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jade last won the day on July 4 2015

jade had the most liked content!

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    Antalya, Turkey
  • Interests
    Listening to piano music, classical music, reading about travel adventures, cycling, swimming and sightseeing.

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  1. good afternoon Ken, I'm wondering if you, or anyone else perhaps knowing more too, have any more updates on the position of working online in Turkey, receiving payment from a foreign company (in this case Germany). I am now also in this position and it's not nice really knowing if one is working legally or not! Any information greatly appreciated. Jade
  2. If you are looking for something to do in Antalya why not think about joining the International Sisters of Antalya? This is the info I got about them when I went to the Christmas Bazaar last Sunday: "The aim of our organization is to bring Turkish women and women from other countries together and to help them to get to know each other and each other's culture through several activities in which their familes can also participate..... Amongst the activities of the association there are social events which makes it possible for the members and their families to get to know each other and bazaarsof which income makes it possible for us to help others. This year's project is to help those who are suffering from cancer. Every woman who is over 18 and has a residence permit can apply for membership." Contact Gulsevin for more info: Tel: 0532 277 35 40 or [email protected]
  3. I'm pretty sure you WON'T get anything cheaper on a private health scheme. I looked into this thoroughly before I joined the state health system here in Turkey last February.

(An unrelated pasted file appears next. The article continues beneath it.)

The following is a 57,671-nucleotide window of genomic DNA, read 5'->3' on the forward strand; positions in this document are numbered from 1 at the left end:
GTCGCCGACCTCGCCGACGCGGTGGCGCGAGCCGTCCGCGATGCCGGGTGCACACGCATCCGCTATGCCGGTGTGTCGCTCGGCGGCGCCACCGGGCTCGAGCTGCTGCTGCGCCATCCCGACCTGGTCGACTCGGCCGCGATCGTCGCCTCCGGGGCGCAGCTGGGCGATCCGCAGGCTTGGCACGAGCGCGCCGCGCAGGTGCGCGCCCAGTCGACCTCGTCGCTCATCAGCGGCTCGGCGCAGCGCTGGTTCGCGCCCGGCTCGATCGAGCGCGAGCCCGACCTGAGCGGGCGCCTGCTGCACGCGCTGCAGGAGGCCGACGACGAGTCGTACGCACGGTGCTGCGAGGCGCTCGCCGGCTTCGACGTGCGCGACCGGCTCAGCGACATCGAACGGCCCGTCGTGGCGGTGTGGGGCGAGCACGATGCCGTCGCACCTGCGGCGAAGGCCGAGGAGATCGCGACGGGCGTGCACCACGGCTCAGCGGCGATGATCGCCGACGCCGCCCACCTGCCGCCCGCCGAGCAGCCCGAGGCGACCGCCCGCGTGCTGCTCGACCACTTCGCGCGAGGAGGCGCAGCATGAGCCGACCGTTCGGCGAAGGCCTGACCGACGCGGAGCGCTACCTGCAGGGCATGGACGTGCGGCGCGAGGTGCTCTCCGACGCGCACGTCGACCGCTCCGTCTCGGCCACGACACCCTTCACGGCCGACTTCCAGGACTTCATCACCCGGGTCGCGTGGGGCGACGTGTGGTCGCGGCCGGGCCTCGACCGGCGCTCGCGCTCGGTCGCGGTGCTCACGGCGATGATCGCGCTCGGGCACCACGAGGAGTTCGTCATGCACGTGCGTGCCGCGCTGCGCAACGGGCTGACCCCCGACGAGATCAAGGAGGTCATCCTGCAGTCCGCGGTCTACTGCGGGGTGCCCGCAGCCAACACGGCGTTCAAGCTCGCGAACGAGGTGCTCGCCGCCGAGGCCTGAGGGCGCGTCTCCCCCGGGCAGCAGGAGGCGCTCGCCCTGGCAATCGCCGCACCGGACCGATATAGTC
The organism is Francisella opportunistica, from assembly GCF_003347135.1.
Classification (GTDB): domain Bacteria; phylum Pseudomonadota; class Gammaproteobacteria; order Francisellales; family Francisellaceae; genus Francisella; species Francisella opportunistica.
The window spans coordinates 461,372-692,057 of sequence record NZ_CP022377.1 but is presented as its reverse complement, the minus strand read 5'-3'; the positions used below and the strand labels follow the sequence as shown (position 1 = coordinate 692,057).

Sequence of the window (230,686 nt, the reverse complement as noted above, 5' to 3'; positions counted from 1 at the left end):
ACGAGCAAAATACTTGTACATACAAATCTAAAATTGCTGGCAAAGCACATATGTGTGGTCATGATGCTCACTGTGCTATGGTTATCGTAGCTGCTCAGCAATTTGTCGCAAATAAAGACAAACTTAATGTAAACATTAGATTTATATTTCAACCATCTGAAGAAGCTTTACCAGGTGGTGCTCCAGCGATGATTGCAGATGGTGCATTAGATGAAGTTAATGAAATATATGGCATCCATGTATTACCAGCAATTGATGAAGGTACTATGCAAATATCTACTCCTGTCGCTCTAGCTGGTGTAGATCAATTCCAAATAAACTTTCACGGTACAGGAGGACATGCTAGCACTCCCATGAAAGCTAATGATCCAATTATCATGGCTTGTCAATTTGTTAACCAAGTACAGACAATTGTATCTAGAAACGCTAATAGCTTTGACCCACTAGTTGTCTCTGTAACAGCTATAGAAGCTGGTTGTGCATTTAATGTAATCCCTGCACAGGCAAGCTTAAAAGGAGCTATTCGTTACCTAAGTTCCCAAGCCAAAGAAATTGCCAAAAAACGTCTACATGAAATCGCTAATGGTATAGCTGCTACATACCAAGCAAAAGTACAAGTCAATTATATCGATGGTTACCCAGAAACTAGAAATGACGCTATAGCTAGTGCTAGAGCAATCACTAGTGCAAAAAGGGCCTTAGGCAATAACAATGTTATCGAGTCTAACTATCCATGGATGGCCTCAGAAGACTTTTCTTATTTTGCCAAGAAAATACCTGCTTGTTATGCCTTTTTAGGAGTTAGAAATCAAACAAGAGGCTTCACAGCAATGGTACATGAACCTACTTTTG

4. For newcomers to Turkey I thought the following article might be of interest to you. State health insurance application made simple After many expats were put off joining the SGK (Sosyal Güvenlik Kurumu) – Turkey’s state health insurance – last year because of teething problems and a complicated application process, now things have improved and a much more streamlined sign-up system is in place. A brave couple who were keen to get to the bottom of the situation armed themselves with a Turkish friend as a translator and headed to the newly opened SGK office in Didim. And here’s what they discovered: If you are married, you need to take: • Your marriage certificate; • Your Turkish kimlik number (which the couple obtained by taking their residence permits to the local police station); • Proof of your address (this needs to be obtained from your local Nufus Müdürlüğü office) • Your residence permit • Your passport On returning to the SGK office, you will have to fill in a simple form that apparently takes less than a minute. The SGK staff will confirm by phone within a couple of hours that the application process is complete – BUT they do not take payments for the SGK at the office. How do you make the payment? In order to make your payment, you will need to pop along to the Ziraat Bank where you can then make the payment using their ATM machine. How much does it cost? The couple said they were charged 261TL (this includes the first month of SGK payment and application fee), but after this they will simply return to the Ziraat Bank’s ATM every month and pay the amount demanded. The average price for a married couple on SGK is around 230TL (approx. £72) per month. The couple said: “The whole process and paying into Ziraat was pretty smooth and we are glad to have done it. But we do advise people thinking of getting into SGK to take a Turkish translator or friend to the SGK office as none of the staff can speak English.” It now means that the couple can avail themselves of all the medical and health services that Turkish people enjoy. By paying monthly, they are entitled to free treatment in state hospitals and will be able to get treatment in some private hospitals at a reduced cost. Those foreign residents with a residence permit, and have been resident in Turkey for at least one year, can apply. A single monthly premium will cover a married couple and their children. However, there is no discount for single people, and those couples who are not married and simply live together have to pay separate single premiums. Source: http://turkeyguidenews.com/1ICP-1SP8I-D68DO95U71/cr.aspx